Thank you for your kind comment! I was inspired to write about this while thinking of how, every year, I feel like March drags on and I wish warm, spring weather would arrive quickly. But then I took some walks outside and realized that there are small signs of change, like the skunk cabbage flowers or the birds returning, that deserve their moment of recognition before all the plants fully burst and spring fully takes over. I also compared this to my own life, of how during periods of changing life chapters I wish for the outcome to arrive, while I should take a moment to appreciate the process. Personal growth doesn’t happen overnight, and we should be proud of the small steps we take during the in-between phases of life. March is similar to our lives in that way.
I think we can fully appreciate and embrace this transition through being patient and remaining present. Noticing the little things that bring us joy in the moment, like the birds chirping or our morning cups of coffee. In transitional periods of life, noticing the small things and looking back to see how far we’ve come, how much we’ve already accomplished, can help us see how much progress we’ve already made towards something, even if the final goal hasn’t been reached yet. Just like spring will arrive soon, we’ll soon arrive at our own personal destinations, in due time.
Wonderfully descriptive with some luscious photos… The other day I had my own encounter with some local wildlife as a red tailed hawk flew across the road in front of my car I was hoping dearly he would not hit my windshield. He was weighed down by a little rodent he had just caught and was trying to gain altitude. If we pay attention nature is always waking us up…
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Wow, an amazing sight!! It’s so exciting when we encounter nature this way!
Sara I cannot believe you have a copy of taproot! I’ve been trying to track down a copy of that magazine Barnes & Noble doesn’t carry it anymore in fact she said they stopped publication the helpful lady at the register… I will tell you this time of year was the countdown to the end of school. It’s such a pleasure not to be in the building all day and be able to be out and enjoy the sunshine and the spring unfolding. wonderful you’re taking the time to look and post.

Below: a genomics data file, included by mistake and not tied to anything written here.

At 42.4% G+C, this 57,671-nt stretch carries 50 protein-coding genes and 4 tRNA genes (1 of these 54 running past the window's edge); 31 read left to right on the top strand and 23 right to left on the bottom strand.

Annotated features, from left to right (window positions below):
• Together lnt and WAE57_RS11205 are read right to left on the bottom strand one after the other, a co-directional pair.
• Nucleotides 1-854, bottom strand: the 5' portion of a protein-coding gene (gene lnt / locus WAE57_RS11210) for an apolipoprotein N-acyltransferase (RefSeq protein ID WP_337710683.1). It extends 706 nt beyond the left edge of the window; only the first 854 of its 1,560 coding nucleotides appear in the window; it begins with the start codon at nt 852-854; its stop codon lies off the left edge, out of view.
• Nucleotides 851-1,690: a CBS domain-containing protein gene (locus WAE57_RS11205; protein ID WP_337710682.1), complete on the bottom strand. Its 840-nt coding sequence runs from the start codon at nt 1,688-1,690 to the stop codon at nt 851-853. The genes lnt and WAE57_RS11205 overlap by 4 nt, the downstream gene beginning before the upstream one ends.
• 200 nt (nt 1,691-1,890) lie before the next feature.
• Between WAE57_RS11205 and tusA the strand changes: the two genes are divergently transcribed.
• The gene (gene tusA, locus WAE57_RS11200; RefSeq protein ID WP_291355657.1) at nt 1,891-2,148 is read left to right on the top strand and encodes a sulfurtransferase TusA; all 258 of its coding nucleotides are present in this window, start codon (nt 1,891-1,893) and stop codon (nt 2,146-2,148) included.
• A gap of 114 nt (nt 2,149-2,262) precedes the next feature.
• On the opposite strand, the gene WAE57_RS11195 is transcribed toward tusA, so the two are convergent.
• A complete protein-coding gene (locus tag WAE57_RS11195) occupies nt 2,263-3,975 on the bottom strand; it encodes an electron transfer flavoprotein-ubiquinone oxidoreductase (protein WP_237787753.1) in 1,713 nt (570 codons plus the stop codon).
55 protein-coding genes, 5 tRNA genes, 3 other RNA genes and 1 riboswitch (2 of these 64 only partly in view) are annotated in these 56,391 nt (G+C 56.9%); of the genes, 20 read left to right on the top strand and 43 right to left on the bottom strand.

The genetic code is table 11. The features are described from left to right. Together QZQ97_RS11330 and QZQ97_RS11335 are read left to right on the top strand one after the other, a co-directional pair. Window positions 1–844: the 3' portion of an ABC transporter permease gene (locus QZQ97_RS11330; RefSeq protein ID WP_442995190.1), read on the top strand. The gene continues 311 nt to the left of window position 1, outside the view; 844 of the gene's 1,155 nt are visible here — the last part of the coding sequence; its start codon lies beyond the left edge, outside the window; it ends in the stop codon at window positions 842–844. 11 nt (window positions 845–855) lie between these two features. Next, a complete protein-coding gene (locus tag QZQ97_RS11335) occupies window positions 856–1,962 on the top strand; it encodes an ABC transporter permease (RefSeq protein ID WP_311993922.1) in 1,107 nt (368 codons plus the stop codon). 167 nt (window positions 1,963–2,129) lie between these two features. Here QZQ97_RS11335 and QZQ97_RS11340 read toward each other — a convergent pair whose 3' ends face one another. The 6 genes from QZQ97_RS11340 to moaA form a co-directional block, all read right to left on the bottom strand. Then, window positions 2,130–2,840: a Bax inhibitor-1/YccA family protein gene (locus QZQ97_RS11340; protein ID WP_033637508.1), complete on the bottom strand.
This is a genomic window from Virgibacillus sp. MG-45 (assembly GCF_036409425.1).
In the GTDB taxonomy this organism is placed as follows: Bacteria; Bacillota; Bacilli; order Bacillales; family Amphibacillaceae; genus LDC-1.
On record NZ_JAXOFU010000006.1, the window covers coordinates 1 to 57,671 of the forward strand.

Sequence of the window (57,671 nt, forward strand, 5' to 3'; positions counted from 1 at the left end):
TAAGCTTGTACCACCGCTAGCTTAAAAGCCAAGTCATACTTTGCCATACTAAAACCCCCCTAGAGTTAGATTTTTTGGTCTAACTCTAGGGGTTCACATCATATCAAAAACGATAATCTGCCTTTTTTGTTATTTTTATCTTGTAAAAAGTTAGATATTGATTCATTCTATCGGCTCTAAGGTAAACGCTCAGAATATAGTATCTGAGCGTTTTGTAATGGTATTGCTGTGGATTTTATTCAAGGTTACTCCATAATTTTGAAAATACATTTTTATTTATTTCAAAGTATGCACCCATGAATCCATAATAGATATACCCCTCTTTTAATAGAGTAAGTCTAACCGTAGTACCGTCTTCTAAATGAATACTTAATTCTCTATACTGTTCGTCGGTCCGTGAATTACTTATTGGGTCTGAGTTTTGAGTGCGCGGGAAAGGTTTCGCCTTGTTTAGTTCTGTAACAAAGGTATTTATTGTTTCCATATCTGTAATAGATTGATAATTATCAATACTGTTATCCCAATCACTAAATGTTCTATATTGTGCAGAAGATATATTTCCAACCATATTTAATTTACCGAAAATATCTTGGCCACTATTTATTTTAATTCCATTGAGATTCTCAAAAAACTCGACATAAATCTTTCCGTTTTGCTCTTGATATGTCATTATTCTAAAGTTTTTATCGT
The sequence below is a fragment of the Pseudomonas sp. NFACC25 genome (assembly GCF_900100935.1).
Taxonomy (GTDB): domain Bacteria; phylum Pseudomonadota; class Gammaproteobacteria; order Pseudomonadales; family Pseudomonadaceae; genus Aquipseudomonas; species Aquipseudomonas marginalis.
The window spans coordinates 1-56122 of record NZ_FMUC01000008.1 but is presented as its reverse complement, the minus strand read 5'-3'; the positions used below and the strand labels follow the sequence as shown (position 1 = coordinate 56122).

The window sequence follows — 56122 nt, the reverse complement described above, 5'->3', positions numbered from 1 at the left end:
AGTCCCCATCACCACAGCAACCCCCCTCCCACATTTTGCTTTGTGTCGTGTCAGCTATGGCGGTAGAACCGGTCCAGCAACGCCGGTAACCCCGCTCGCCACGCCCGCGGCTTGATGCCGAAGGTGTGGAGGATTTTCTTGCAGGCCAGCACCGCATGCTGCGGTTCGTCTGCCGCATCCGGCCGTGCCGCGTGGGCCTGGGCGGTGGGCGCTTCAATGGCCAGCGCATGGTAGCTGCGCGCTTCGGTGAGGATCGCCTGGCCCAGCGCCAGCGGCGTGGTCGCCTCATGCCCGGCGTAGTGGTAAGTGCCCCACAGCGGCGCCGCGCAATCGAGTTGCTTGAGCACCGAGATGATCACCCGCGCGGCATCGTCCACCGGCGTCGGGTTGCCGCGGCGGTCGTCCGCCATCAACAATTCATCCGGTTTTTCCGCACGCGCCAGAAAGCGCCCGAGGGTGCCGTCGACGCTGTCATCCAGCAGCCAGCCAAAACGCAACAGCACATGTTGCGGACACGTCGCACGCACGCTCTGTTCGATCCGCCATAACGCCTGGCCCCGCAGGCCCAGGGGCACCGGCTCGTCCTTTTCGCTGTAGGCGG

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They’re definitely still in publication, I subscribed and received last month’s copy! You can buy them on their website, it’s such a fun magazine!
OK I’ll look for it on the website thanks! See you Sunday 1130.
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Sara Catherine – Working my way through your words and clicking through these beautiful images makes for a glorious visit on a somber gray day. Your detailed view and thoughtful prose are a joy to get lost in. I’ve always looked at seasonal transitions as a new beginning, and yes, I agree they have been shifting climatologically here in the Northeast. Regardless, they offer the promise of a new start and you have captured that wonderfully with your thoughtful vision.
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Thank you so much Linda, your lovely comment made my day! I’m so glad you enjoyed my post and prose. 😊 Spring is especially a new beginning, with the world waking up from winter slumber, and the transition is such a joy to behold.